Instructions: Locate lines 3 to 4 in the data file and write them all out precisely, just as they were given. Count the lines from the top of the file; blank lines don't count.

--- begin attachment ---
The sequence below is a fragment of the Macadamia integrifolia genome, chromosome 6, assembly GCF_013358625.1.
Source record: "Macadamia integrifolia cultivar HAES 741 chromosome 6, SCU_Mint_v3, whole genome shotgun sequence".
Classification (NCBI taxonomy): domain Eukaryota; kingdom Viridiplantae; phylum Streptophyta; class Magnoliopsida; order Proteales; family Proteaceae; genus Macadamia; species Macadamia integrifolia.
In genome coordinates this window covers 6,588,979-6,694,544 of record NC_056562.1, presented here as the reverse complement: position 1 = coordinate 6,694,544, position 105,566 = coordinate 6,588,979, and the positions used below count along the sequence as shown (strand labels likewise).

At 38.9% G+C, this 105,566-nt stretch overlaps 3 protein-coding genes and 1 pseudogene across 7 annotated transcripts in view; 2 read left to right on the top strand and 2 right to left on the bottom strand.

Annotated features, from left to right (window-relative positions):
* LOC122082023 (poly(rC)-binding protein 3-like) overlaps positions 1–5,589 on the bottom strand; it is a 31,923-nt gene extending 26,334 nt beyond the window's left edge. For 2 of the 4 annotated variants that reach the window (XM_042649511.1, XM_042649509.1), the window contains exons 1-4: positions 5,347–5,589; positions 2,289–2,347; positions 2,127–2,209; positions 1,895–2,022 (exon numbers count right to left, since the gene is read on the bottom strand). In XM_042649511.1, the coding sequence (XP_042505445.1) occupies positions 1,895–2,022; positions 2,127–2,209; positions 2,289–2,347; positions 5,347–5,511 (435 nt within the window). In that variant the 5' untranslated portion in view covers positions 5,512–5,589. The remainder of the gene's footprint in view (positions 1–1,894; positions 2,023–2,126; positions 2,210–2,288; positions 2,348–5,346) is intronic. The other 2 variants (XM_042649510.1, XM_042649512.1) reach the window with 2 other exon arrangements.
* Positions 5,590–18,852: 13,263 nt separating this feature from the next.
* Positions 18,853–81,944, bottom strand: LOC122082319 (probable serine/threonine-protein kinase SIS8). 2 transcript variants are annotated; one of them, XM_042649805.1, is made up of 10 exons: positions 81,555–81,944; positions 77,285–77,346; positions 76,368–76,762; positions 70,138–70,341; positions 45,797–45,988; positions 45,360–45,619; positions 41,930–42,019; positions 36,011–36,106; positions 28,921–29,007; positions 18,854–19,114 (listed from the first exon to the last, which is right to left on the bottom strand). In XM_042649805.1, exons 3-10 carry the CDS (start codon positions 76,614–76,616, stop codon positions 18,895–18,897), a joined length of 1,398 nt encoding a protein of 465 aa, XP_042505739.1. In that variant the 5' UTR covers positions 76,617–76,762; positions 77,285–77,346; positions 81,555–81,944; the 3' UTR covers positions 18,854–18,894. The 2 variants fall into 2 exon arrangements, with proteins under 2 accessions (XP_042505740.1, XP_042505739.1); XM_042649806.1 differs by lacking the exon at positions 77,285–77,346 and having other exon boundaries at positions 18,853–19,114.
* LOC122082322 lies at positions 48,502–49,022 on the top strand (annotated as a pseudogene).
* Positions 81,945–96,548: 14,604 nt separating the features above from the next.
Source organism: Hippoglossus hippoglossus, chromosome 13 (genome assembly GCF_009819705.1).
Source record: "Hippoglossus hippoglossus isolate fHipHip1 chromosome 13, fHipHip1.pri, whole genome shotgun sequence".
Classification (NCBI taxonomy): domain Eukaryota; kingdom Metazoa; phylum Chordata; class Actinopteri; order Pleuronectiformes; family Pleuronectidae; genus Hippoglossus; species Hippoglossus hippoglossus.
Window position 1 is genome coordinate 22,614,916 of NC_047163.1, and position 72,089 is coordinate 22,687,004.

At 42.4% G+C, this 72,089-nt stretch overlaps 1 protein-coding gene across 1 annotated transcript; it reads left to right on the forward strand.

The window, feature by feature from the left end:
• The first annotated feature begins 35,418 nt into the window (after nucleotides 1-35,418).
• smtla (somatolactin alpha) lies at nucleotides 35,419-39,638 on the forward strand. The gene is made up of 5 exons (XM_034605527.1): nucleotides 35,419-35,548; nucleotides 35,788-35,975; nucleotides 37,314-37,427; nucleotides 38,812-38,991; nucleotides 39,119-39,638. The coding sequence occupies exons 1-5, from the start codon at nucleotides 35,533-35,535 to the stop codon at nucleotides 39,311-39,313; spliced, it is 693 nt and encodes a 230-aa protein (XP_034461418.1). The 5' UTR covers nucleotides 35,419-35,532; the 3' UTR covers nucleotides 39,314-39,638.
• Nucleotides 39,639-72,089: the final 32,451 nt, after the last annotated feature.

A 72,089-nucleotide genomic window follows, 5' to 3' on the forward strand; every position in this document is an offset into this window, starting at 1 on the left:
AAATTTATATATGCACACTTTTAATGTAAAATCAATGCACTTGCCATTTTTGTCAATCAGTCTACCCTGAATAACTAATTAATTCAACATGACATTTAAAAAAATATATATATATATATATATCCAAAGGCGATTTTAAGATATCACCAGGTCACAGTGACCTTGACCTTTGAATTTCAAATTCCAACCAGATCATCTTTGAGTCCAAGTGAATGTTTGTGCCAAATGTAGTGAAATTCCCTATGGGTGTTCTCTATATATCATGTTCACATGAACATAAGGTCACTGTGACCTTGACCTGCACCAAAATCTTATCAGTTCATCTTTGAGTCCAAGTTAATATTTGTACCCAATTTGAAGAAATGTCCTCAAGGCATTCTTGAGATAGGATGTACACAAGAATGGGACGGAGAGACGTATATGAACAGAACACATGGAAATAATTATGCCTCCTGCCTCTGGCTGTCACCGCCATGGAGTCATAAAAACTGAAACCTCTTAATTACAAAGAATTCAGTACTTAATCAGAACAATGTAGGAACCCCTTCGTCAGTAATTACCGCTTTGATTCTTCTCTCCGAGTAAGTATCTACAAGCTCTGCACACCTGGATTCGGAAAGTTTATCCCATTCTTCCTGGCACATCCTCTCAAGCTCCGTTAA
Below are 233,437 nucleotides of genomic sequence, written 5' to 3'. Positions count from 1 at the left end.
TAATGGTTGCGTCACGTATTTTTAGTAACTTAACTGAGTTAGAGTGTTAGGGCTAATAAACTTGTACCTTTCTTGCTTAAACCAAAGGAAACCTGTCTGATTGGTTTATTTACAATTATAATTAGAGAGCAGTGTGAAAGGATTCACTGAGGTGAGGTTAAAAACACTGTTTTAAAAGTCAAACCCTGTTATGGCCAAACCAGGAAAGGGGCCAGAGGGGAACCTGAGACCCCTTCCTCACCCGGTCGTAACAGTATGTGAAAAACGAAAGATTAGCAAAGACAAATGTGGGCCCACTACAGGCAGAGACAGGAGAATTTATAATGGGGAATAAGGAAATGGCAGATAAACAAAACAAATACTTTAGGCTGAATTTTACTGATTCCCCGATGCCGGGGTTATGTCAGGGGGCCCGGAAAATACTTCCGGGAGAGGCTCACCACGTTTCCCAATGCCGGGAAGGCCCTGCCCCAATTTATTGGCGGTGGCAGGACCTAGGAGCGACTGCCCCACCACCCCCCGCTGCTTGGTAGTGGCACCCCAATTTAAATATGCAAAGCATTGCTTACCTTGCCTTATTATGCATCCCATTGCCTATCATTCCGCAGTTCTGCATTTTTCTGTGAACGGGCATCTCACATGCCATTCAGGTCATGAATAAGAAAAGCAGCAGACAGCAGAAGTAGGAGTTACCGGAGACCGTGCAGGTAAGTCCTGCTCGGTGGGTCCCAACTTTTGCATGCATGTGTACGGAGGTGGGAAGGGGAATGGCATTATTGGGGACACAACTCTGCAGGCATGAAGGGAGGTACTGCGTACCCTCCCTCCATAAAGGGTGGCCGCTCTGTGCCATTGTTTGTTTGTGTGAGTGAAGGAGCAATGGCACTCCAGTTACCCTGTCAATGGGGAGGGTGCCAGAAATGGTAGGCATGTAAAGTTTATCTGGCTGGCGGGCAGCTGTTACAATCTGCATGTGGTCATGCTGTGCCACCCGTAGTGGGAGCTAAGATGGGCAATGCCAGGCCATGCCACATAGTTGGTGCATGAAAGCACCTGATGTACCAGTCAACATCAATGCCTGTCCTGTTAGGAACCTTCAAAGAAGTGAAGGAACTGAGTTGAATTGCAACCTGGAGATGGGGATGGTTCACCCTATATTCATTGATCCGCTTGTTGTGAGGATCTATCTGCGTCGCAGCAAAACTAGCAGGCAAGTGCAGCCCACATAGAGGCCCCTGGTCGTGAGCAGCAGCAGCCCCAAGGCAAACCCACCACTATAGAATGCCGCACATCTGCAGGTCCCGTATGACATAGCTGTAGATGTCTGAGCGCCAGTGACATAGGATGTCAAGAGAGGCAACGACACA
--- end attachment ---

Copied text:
Classification (NCBI taxonomy): domain Eukaryota; kingdom Viridiplantae; phylum Streptophyta; class Magnoliopsida; order Proteales; family Proteaceae; genus Macadamia; species Macadamia integrifolia.
In genome coordinates this window covers 6,588,979-6,694,544 of record NC_056562.1, presented here as the reverse complement: position 1 = coordinate 6,694,544, position 105,566 = coordinate 6,588,979, and the positions used below count along the sequence as shown (strand labels likewise).